3683 search Results for: datebook

  • Sharing Agriculture

    In 1947, in the midst of the “red scare,” the Cold War and the Bay of Pigs, it is easy to focus on the United States and Russia’s power struggles. However, China was also undergoing great upheaval. Since it had become a republic in 1912, the country had been embattled both internally and externally. The […]

  • Franciscan Sisterhood

    The grandeur of the plains is more subtle than most landscapes. It appeases the need for simplicity, filled with absences. Quiet, modest, and if one is not accustomed, lonely. However, for a faithful lover of the prairies, it holds not loneliness, but peace. This peace appealed to a group of Franciscan Sisters who made their […]

  • Ralph Budd

    Born on an Iowa farm in 1879, Ralph Budd played an important role in North Dakota’s early rail transportation and tourism. Graduating from college with a civil engineering degree at the age of 19, Ralph Budd became the youngest chief executive of a railroad when he was named president of the Great Northern at the […]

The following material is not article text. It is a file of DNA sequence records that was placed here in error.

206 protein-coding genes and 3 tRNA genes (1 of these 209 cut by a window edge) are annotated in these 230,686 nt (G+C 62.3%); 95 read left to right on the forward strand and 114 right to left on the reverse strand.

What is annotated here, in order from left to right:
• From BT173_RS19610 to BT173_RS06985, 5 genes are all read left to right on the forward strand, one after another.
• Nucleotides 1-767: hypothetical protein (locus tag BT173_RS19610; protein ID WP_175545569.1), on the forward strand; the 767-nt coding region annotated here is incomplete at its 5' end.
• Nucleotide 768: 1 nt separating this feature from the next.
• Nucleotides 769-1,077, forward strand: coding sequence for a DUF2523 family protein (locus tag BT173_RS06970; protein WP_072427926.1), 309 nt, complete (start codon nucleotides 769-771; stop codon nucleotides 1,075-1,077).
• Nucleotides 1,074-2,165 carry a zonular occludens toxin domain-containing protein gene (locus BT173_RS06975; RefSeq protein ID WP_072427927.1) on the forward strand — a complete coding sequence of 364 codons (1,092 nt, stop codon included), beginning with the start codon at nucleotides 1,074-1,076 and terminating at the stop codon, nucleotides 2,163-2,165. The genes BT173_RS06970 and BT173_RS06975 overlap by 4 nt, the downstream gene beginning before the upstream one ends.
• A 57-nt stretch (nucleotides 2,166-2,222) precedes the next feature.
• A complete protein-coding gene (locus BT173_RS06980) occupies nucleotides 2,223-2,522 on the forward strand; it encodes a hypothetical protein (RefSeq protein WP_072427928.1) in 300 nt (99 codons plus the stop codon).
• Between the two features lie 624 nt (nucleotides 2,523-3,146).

• Walsh County

    In 1881, the Dakota Territorial Legislature approved a bill authorizing the creation of a new county carved out of the southern portion of Pembina County and the northern portion of Grand Forks County. Sponsored by George H. Walsh of Grand Forks, President of the Dakota Territorial Council, the bill to create Walsh County was initially […]

  • Intertribal Trade

    When we think of international commerce; we often think of America’s great cities like New York or Chicago, not the rolling hills and rugged badlands of North Dakota. However for over thirteen hundred years, long before the great trading cities of our day, the Dakota prairies were home to some of the most extensive trading […]